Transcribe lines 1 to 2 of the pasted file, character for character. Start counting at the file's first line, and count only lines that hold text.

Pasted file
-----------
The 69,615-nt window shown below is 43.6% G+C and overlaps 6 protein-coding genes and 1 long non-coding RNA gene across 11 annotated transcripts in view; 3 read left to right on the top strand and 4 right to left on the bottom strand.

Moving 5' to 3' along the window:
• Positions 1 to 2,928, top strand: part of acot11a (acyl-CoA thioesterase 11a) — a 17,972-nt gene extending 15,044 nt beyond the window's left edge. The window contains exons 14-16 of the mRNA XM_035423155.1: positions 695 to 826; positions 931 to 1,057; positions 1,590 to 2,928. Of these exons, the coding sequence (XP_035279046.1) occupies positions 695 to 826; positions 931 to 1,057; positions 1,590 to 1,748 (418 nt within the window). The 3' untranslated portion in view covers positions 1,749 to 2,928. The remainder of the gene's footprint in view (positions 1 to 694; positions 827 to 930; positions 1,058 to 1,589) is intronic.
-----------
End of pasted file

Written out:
The 69,615-nt window shown below is 43.6% G+C and overlaps 6 protein-coding genes and 1 long non-coding RNA gene across 11 annotated transcripts in view; 3 read left to right on the top strand and 4 right to left on the bottom strand.

Moving 5' to 3' along the window: